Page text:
Q&A with Sam Abrams, author of "Education and the Commercial Mindset"
Sam Abrams will be joining us with David Denby on June 28th - until then enjoy this Q&A with the author of Education and the Commercial Mindset.
1. How did you come to write Education and the Commercial Mindset?
Forecasts by Wall Street analysts in the 1990s that for-profit firms could do a better job than municipalities in managing public schools left me perplexed. As a high school teacher of economics and history, I knew that Milton Friedman and his disciples had for decades been pushing for privatization of all kinds of services, including education, but I knew too well from my time in the classroom that education was one service, among many, that lacked the transparency necessary for proper contract enforcement. Selling textbooks and providing bus transportation constitute straightforward transactions. School management, however, is necessarily complex. Years later, I tackled this topic as the subject for a master's thesis in economics of education under Henry M. Levin at Teachers College. After reading my thesis, Levin told me it should become a book. I sent it around and got lucky with a contract. The result is this book.
2. What are you currently reading?
The Seven Pillars of Statistical Wisdom, by Stephen Stigler, and L'Herbe des nuits, by Patrick Modiano
3. Do you have a personal favorite book of all time? If so, can you share it and tell us why?
The Ascent of Man, by Jacob Bronowski. As both a history of science and meditation on the human condition, this book makes clear our potential for genius, beauty, good, and harm. And it is accessible from so many perspectives. I first read it as a junior in high school and have reread it several times since, finding it richer each time.
4. Is there anything you are particularly looking forward to the publication of?
The next Doonesbury collection, as always. I've long been a religious reader of Doonesbury.
5. What’s next? Any upcoming book projects in the works that you can tell us about?
I'm now writing a chapter on Nordic education for a book to be published in Swedish by Natur & Kultur in November entitled Utbildningsekonomi, which translates as "Economics of Education." This chapter will be a variation on the eleventh and twelfth chapters of Education and the Commercial Mindset, which concern education reform in Sweden and Finland.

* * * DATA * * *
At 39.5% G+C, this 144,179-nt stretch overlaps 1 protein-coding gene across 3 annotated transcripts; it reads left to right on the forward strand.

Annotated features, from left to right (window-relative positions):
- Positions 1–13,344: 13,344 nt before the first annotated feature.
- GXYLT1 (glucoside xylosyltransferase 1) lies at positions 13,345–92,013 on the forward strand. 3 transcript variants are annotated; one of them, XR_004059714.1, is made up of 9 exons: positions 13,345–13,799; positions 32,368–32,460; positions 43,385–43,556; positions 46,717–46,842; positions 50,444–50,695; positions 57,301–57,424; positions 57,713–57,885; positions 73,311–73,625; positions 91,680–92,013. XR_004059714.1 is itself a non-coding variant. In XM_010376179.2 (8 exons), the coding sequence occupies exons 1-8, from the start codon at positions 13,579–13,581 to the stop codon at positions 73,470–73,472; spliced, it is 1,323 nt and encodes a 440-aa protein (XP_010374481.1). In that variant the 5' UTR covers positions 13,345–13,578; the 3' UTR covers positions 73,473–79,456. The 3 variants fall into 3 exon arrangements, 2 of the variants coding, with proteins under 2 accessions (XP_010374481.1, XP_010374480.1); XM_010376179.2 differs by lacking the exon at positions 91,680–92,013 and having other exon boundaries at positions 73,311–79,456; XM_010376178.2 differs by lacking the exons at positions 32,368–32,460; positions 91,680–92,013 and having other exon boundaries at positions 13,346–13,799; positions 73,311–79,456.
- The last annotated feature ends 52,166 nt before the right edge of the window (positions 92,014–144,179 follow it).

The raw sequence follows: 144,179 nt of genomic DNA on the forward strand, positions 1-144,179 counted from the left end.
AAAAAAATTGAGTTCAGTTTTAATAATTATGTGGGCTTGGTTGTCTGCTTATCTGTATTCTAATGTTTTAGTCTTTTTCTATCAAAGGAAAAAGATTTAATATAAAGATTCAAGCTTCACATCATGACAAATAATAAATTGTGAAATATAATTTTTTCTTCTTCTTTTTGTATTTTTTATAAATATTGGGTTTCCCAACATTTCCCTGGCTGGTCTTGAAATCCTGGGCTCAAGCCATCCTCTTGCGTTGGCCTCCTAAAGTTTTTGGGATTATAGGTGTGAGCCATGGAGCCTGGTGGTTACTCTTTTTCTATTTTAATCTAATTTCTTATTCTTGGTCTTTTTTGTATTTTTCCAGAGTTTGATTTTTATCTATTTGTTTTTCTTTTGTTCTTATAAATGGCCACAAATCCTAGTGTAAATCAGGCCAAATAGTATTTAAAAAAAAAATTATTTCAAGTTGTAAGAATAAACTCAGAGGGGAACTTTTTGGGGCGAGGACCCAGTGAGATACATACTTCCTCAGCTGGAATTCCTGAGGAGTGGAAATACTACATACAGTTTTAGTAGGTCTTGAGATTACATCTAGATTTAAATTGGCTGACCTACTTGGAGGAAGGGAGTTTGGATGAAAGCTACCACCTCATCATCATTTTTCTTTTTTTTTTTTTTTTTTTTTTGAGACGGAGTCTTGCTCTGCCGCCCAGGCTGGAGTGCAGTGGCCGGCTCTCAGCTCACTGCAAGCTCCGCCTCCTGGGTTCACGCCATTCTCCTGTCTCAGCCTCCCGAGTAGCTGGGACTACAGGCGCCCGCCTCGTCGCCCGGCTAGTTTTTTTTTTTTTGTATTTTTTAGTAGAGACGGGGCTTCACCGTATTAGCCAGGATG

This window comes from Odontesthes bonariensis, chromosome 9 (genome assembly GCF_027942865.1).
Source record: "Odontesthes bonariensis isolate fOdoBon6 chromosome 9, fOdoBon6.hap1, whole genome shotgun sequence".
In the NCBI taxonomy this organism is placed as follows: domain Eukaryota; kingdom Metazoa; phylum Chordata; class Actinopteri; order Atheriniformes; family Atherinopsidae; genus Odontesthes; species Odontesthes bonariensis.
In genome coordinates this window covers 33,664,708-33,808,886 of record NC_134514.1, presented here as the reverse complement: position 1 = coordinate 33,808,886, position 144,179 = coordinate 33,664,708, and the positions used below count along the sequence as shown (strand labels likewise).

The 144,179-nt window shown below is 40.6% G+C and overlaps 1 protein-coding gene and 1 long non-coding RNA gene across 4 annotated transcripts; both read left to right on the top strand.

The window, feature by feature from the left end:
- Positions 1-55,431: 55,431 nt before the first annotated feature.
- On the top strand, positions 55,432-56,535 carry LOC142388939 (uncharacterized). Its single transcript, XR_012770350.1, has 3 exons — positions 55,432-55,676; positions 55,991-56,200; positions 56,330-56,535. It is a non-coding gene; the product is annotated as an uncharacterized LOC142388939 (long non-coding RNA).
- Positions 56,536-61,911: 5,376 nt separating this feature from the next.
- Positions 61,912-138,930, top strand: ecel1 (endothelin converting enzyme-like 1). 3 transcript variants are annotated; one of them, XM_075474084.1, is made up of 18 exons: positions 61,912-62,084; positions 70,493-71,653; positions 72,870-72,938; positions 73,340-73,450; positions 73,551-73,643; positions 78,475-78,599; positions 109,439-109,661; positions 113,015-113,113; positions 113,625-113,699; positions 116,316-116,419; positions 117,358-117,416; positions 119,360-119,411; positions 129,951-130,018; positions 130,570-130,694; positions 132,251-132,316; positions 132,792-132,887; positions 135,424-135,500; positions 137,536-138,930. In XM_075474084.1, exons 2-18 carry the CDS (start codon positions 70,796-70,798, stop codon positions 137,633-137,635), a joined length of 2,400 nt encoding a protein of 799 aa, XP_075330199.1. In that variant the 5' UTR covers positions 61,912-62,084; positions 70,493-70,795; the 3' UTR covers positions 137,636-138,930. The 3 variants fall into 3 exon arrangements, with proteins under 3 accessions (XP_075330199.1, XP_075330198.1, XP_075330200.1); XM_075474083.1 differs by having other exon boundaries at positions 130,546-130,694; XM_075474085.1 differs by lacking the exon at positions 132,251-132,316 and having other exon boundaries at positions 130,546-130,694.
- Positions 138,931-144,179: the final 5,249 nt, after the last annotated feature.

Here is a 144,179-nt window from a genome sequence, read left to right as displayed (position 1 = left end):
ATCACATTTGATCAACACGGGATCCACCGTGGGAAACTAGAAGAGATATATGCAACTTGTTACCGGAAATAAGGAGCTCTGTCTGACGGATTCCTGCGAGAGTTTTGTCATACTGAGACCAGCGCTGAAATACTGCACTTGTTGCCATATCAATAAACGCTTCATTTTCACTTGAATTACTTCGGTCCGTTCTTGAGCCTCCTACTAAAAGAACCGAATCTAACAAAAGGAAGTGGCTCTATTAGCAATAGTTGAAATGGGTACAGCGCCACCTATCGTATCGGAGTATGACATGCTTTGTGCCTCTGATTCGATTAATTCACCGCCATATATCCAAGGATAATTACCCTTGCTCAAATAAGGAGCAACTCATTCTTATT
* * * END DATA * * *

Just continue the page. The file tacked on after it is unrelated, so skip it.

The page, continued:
Samuel E. Abrams is the Director of the National Center for the Study of Privatization in Education at Teachers College.
He will be joining us, with David Denby, for an event June 28th at Book Culture on Columbus.
Education and the Commerical Mindset synopsis: America's commitment to public schooling once seemed unshakable. But today the movement to privatize K 12 education is stronger than ever. A veteran teacher and administrator, Samuel Abrams examines the rise of market forces in public education and reveals how a commercial mindset has taken over. For decades, Milton Friedman and his disciples contended that private markets could deliver better schooling than governments. In the 1990s, this belief was put to the test by Edison Schools and other for-profit educational management organizations (EMOs). Edison grew rapidly, running schools in poor neighborhoods in Baltimore, Philadelphia, and many other cities across the country. Yet disappointing academic and financial outcomes soon pushed the company and its competitors to the margins. The focus of EMOs on efficiency and results nevertheless found expression in federal policy with No Child Left Behind in 2002 and Race to the Top in 2009. The new ethos also defined nonprofit charter management organizations (CMOs) like KIPP that surfaced in the wake of EMOs and flourished. But the dependence of CMOs on philanthropists, tireless teachers, and students capable of abiding by rigid expectations limits their reach. Abrams argues that while the commercial mindset sidesteps fundamental challenges, public schools should adopt lessons from the business world. Citing foreign practices, he recommends raising teacher salaries to attract and retain talent, conferring more autonomy on educators to build ownership, and employing sampling techniques rather than universal assessments to gauge student progress.
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